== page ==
The notion of sets instead of individual inputs arises from the observation that information systems typically accept more than one input at a time in a given transaction (and may produce more than one output at a time in a given transaction). For example, in our simple mortgage calculator, the program accepts a set of three input parameters at once, and bases its calculation on the values of all three.

By the same token, a given set of inputs is quite likely to produce more than one response. For example, in a log-in function, the user enters an ID and password. In response, the system does all of the following: authenticates the ID/password combination; records the user ID, date, time, and location (workstation ID, for example) of the log-in transaction; activates a token enabling the user to perform additional functions for which the given user has privileges; and notifies the user of a successful log-in. That’s why we talk about a set of responses, not just a single response.

The state information may be more difficult to grasp. “State” represents, in essence, the instantaneous set of values of the memory of an information system. When we change a single character (or even a single bit) of the memory, we are changing the state of the machine. The state encompasses the main memory and all of the secondary memory (e.g., hard drives) connected to the computer. Conceptually, the memory consists of one enormously long string of bits. If, for example, our computer has 100 Gbytes (800 Gbits) of disk space, then its number of distinct states is roughly [(2) raised to the (800 billion)] power. That’s approximately 240 billion different distinct states.

Fortunately, we usually aren’t interested in the state of the entire machine, because we only use a piece of it at a time. For example, going back to our earlier Customer 12345 example, we really only care about the part of the memory devoted to the record for that particular customer. Indeed, one possible value for the fields of that record is <not found>, if the record isn’t in the customer table. But if the record is there, as in the example above, its state is represented by the values in its fields. If we create the record, we are creating values for all the fields, comprising the final state of the add transaction. If we subsequently update any of the fields, as in the earlier example, we are changing the state accordingly. If we decide to delete the record (or if we never enter the record in the first place), then the state of all of the fields is <not found>, and we expect to get an error message when we look for the record.


The point of this discussion is that a full definition of a function for an information system takes into account state information as well as external inputs. Also, part of the response of the system, {FS}, may include changes to the state information. So, a given function has an initial state, {IS}, which is the state of the relevant information when the inputs arrive, and a final state, which is the state of the relevant information when the program has finished processing the inputs – perhaps only a few nanoseconds after the inputs arrive. For example, the customer’s street address in Table 2 above, 456 Side Street, is different from the street address in Table 1, 123 Main Street. When the update occurred, the state of the record changed.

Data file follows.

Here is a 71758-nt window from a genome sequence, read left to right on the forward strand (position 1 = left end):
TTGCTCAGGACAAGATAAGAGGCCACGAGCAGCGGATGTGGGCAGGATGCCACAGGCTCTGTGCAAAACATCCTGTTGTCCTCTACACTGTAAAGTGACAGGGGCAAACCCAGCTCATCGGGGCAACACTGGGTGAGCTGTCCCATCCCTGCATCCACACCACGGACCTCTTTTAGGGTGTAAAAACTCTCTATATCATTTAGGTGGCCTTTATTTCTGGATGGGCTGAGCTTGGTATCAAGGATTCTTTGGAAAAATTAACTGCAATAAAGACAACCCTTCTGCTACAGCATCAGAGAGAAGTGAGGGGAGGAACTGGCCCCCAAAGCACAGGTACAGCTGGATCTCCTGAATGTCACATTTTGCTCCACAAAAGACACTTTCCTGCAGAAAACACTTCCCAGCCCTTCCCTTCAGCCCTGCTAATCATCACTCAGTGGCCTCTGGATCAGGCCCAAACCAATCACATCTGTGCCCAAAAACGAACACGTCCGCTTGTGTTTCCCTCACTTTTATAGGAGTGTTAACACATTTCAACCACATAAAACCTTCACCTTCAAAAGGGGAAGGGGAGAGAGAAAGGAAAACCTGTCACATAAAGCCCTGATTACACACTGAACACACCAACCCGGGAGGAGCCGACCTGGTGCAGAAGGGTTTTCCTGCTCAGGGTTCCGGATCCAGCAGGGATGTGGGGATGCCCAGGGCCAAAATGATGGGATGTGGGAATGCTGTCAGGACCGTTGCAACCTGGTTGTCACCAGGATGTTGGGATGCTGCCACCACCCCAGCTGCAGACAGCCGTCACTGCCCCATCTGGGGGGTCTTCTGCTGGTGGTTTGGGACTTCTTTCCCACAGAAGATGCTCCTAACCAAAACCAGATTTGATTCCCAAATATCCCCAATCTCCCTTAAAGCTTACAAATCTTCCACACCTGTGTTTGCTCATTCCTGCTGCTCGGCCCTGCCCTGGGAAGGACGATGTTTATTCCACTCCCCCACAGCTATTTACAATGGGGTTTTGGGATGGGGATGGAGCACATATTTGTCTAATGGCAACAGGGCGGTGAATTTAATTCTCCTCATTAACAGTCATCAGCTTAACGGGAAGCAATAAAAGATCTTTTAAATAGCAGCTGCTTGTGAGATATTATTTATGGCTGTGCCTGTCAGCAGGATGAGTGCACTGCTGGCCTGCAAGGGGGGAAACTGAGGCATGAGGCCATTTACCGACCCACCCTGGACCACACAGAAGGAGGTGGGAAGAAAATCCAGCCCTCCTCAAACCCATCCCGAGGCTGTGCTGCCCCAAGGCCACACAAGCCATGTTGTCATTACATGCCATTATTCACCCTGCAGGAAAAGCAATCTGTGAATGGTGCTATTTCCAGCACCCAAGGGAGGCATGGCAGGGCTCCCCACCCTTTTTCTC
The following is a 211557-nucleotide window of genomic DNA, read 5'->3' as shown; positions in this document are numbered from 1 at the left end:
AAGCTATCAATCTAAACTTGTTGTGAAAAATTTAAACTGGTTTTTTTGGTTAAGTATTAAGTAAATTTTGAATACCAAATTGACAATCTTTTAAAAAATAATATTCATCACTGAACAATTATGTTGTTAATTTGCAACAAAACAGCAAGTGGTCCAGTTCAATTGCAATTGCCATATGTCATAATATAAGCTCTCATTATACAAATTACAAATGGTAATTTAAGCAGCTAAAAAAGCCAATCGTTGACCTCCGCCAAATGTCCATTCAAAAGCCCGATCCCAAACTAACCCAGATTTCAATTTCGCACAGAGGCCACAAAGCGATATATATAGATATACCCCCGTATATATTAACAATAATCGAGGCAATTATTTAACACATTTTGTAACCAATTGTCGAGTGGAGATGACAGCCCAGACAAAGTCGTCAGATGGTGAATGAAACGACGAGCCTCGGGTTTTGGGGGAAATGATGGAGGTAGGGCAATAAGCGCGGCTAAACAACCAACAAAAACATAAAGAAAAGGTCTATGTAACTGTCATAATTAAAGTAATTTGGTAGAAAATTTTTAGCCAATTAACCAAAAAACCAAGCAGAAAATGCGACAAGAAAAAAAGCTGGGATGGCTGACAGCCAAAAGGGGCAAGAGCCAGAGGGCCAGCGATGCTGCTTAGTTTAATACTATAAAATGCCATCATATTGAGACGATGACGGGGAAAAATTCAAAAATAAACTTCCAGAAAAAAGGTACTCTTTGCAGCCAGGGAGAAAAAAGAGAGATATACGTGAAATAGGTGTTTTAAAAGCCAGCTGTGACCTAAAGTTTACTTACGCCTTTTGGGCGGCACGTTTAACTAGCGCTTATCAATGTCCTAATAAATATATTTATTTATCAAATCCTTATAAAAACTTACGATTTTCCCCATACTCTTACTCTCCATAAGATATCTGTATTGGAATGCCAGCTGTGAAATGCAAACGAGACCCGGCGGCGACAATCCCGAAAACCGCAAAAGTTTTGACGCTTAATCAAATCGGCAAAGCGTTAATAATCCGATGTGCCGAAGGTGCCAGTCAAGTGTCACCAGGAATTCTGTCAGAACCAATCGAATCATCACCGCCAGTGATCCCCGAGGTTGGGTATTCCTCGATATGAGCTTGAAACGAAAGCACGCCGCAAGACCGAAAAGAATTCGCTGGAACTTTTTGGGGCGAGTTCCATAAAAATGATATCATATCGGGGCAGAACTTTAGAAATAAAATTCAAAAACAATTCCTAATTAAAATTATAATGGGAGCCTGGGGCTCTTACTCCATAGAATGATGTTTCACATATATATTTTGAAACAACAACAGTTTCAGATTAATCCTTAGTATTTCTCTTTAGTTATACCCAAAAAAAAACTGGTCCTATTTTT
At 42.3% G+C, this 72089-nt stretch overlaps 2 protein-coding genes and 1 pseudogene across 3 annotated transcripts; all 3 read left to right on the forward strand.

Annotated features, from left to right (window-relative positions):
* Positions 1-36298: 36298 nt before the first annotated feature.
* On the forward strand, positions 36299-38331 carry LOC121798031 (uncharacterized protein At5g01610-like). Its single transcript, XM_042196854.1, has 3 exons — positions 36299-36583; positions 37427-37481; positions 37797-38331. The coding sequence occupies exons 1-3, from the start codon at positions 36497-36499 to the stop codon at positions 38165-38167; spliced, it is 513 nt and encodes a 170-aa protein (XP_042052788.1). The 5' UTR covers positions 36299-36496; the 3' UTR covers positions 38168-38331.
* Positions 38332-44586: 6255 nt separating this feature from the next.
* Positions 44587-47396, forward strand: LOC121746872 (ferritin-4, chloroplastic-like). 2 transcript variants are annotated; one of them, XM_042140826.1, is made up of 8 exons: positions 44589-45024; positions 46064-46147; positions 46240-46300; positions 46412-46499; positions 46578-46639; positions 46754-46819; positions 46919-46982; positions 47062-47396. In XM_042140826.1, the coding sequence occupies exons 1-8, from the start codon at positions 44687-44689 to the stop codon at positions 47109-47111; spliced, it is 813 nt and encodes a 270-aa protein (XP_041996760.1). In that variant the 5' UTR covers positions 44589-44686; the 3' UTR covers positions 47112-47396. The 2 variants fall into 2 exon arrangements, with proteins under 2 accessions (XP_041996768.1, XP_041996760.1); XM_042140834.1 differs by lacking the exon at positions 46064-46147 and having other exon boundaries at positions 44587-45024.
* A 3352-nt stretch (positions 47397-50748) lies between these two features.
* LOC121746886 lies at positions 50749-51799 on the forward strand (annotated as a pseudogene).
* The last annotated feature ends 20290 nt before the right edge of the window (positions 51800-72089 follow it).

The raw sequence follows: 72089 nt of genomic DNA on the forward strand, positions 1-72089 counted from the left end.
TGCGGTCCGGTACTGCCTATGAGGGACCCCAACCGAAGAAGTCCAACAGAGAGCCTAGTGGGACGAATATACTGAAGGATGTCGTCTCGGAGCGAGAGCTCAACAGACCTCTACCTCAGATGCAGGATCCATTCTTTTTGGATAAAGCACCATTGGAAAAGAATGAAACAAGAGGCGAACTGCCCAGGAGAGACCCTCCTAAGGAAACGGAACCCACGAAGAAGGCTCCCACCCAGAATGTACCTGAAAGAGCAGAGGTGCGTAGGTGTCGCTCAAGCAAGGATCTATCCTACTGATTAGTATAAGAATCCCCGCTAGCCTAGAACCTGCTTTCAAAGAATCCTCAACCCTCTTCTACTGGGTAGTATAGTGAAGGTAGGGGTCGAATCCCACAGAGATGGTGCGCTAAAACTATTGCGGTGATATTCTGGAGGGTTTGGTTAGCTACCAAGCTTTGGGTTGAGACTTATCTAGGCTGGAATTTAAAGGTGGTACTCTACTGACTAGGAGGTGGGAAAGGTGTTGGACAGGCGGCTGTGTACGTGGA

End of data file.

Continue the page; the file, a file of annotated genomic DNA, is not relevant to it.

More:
This discussion, summarized in Figure 1, establishes a conceptual framework for writing functional requirements.


Figure 1.. Components of a function.

Note that we’ve also solved the testability problem. If our stated requirement defines {x}, {IS}, {y}, and {FS}, it fulfills the description of a test case! We can run the test by storing {IS} in the system, applying {x} to invoke the function f, and look at the output to see if the various specified parts of {y} and {FS} are observed as a result of f.

Specifying Complex Functionality

The example given in this tutorial is purposely simple, to explain the concepts. What happens in the real world, when functions are more complex? The model in Figure 1 still applies, although more effort may be required to specify complex algorithms. If the system in question accepts inputs one at a time, the model can be applied directly, no matter how complex each function may be. However, triggering events can overlap in time, e.g.:

  • {X1} invokes F1, and F1 begins to execute
  • Before {X1} finishes, another input, {X2}, arrives to invoke F2
  • The initial state {IS2} must take into account any changes in state that F1 produced that are visible to F2. (Note: If F1 and F2 do not rely on shared state information, {IS2} will be the same whether F1 is running or not when F2 begins.)

This issue of handling functions that execute completely or partly in parallel makes the specification more difficult to write. A discussion of techniques for dealing with this issue is beyond the scope of this elementary article.

How to Learn More about It



  • Cockburn, Alistair. Writing Effective Use Cases. Addison-Wesley, 2001.
  • Cohn, Mike. User Stories Applied: For Agile Software Development. Addison-Wesley, 2004.
  • Robertson, Suzanne, and James Robertson. Mastering the Requirements Process. Addison-Wesley. 1999.
  • Weilkiens, Tim. Systems Engineering with SysML/UML. Morgan-Kaufmann/OMG Press, 2007.
  • Wiegers, Karl. Software Requirements, Second Edition. Microsoft Press, 2003.